Sunday, April 13, 2014

2014 Kick-off meeting & Oxfam Action Corps go to DC!

Calling for all Oxfam supporters: We will be hosting our first kick-off meeeting on Tuesday April 22nd @ 6:30 pm in Amy's Cafe (414 W Gilman). We will socialize over Amy's happy hour while discussing Oxfam's GROW campaign and volunteer/action opportunities in Madison! Come and meet new lead organizers and others who are - or want to be - involved in local Oxfam activities!

Speaking of new organizers, last week Yoli and Alice joined their fellow organizers from 14 different cities in DC to go through a very intensive organizer training and to get experience lobbying on Capitol Hill. Alice and Yoli met with staffers of Senators Baldwin and Johnson and Congressman Pocan to ask for more aid (increase foreign aid funding) and better aid (support a bill that would introduce a uniform evaluation of aid use and make the data publicly available). We will be following up with the three offices in the upcoming week - and we'll keep you updated!


Yoli and Alice in front of Senator Baldwin's office

Tuesday, January 28, 2014

You know Oxfam, you love Oxfam, now lead Oxfam in your hometown


Leadership opportunity:  Organize in your community to end global hunger – join the Oxfam Action Corps! 

Oxfam America, an international relief and development organization, invites you to play a leading role in the Oxfam Action Corps, an exciting grassroots effort to stand up to poverty, hunger, and injustice around the world – starting right in your community.  The Oxfam Action Corps is a group of trained grassroots advocates in fifteen US cities who organize with other local volunteers in support of our GROW campaign for policies that will save lives, defend the rights of women and farmers, and protect communities worldwide from rising food prices and climate change.  It includes a free national advocacy and leadership training for select participants. You will gain leadership skills, have fun, and change the world!

Sign-up by February 14 to apply for Oxfam’s free four-day leadership training in Washington D.C. April 5-8, 2014.  

"This is leadership in practice. You can't just read a book on leadership. You have to put it into practice." - Jill Mizell, Researcher, New York

“Oxfam Action Corps has given me a ton of confidence… Gaining knowledge and being able to speak to people about the issues.”  - Amy L., Business Operations Analyst, Des Moines

"This has become one of the best parts of my life… I can't express enough how satisfying it is to be organizing with people who are just as committed and dependable and passionate. It is so great to have the support from the Oxfam America staff, and I've been really impressed by their accessibility, competency and friendliness." – Isaac E., Educator, New York City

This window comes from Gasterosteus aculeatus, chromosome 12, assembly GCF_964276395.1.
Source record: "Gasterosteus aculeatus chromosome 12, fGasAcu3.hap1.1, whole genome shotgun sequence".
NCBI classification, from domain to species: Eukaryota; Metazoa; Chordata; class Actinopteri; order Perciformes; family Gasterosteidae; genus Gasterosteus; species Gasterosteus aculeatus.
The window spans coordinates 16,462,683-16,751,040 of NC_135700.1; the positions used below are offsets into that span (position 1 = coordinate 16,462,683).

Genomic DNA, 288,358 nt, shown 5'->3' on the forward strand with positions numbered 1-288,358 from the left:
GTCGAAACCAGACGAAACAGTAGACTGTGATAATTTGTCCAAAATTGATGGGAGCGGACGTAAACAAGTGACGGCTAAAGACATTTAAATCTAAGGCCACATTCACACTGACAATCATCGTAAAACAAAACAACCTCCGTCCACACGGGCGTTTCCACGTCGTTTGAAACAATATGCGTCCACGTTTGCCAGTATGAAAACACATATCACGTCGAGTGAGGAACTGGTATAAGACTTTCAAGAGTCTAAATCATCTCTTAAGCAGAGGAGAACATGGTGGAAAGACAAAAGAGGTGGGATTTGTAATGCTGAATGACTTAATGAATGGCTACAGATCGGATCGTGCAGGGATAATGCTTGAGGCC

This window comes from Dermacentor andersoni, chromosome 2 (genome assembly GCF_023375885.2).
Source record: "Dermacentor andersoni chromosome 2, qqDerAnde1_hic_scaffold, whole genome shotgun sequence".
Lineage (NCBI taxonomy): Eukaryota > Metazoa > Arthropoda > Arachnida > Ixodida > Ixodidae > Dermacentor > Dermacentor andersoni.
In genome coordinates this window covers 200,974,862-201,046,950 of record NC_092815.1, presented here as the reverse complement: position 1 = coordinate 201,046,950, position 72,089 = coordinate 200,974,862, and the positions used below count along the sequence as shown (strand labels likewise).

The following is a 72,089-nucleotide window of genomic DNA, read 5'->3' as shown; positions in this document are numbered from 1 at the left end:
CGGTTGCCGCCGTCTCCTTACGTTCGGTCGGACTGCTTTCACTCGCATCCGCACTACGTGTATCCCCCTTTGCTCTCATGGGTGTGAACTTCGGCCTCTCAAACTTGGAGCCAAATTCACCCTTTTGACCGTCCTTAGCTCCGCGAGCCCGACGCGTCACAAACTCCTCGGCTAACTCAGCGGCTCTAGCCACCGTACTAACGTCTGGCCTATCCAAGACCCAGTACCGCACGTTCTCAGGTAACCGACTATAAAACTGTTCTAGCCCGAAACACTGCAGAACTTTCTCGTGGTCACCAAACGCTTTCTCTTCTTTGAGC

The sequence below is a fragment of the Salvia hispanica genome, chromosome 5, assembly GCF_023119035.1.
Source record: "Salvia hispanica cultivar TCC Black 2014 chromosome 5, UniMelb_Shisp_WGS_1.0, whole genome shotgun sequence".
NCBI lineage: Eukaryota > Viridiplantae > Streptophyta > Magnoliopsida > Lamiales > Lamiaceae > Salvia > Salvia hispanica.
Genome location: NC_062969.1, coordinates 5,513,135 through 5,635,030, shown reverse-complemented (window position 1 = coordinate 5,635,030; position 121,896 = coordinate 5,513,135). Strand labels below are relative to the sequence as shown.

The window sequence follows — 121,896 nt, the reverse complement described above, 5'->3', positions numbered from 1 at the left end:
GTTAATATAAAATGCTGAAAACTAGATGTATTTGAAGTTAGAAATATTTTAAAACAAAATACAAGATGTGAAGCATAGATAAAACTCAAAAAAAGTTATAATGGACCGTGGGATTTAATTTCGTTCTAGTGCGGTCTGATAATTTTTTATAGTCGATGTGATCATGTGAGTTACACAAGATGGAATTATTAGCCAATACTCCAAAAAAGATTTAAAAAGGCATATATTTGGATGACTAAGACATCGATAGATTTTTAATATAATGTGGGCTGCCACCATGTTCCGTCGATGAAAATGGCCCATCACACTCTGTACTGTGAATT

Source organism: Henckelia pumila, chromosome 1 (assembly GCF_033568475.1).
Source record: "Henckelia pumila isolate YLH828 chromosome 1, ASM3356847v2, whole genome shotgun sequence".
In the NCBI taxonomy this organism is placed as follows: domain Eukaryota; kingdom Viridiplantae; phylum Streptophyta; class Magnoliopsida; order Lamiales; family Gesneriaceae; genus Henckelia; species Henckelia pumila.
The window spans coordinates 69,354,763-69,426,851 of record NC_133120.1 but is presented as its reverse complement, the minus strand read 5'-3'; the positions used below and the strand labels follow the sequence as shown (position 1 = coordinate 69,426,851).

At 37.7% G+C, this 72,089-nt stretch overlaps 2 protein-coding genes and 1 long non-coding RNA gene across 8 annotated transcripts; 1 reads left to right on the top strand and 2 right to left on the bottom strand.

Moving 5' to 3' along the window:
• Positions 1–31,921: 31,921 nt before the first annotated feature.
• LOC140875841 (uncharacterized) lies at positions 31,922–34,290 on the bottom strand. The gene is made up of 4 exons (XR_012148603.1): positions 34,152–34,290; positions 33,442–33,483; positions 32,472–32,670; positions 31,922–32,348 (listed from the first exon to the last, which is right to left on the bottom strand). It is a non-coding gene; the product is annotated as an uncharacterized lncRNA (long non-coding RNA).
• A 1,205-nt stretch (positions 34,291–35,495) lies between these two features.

View and share the short video below, highlighting the great work done by the Action Corps.



Sign up at www.oxfamactioncorps.org by February 14

Our Voices Have Been Heard: Coca-Cola Agrees to Zero Tolerance Policy for Land Grabs


Here is a great post from the Action Corps in the San Francisco Bay area, highlighting our work and success with the campaign!

Original post can be found at: http://sfbay-oxfamactioncorps.blogspot.com/


Our Voices Have Been Heard: 

Coca-Cola Agrees to Zero Tolerance Policy for Land Grabs

 


Ladies and Gentlemen, our hard work is paying off! All of our hours spent volunteering, campaigning, speaking out, and signing petitions is showing fruition. Over 225,000 people called for action to prevent land grabs and Coca-Cola has heard us. The food and beverage giant Coca-Cola has agreed to respect and protect the land rights of indigenous communities from which it sources its sugar. Specifically, Coca-Cola has agreed to:

  1. A zero tolerance policy on land grabs
  2. A “know and show” policy relating to being held accountable and aware of land rights and conflicts within its supply chain
  3. To support responsible agriculture investment and to advocate for governments and others to tackle land grabbing;
Sugar production requires a vast amount of land and is currently at an all time high triggering land conflicts and abuse. Coca-Cola is the largest sugar producer in the world making this news all the more amazing. Coca-Cola is the first beverage and food company to take such a stand, but should not be the last. For more information on this breaking news visit politicsofpoverty.oxfamamerica.org

Our mission and work does not end here. PepsiCo and Associated British Foods are some of the largest sugar producers in the world and as such we are urging them to follow in Coca-Cola’s footsteps and make a change in relation to the allowance of land grabs within their supply chains. In order to do this we need your help.
  

What Can You Do to Stop This?

Start by signing Oxfam's current petition to urge Pepsi-co and Associated British Foods to follow Coca-Cola’s example and hold themselves accountable for the land and human rights atrocities occurring in their supply chains. These huge companies have the market power to pressure their suppliers into committing to zero tolerance land grab policies and you have the power to pressure these food and beverage giants into stepping up and standing against land grabs. Make sure your voice is heard.

Then share the following messages:

Via Twitter

Tell @PepsiCo & #ABF to take action against land grabs! #BehindTheBrands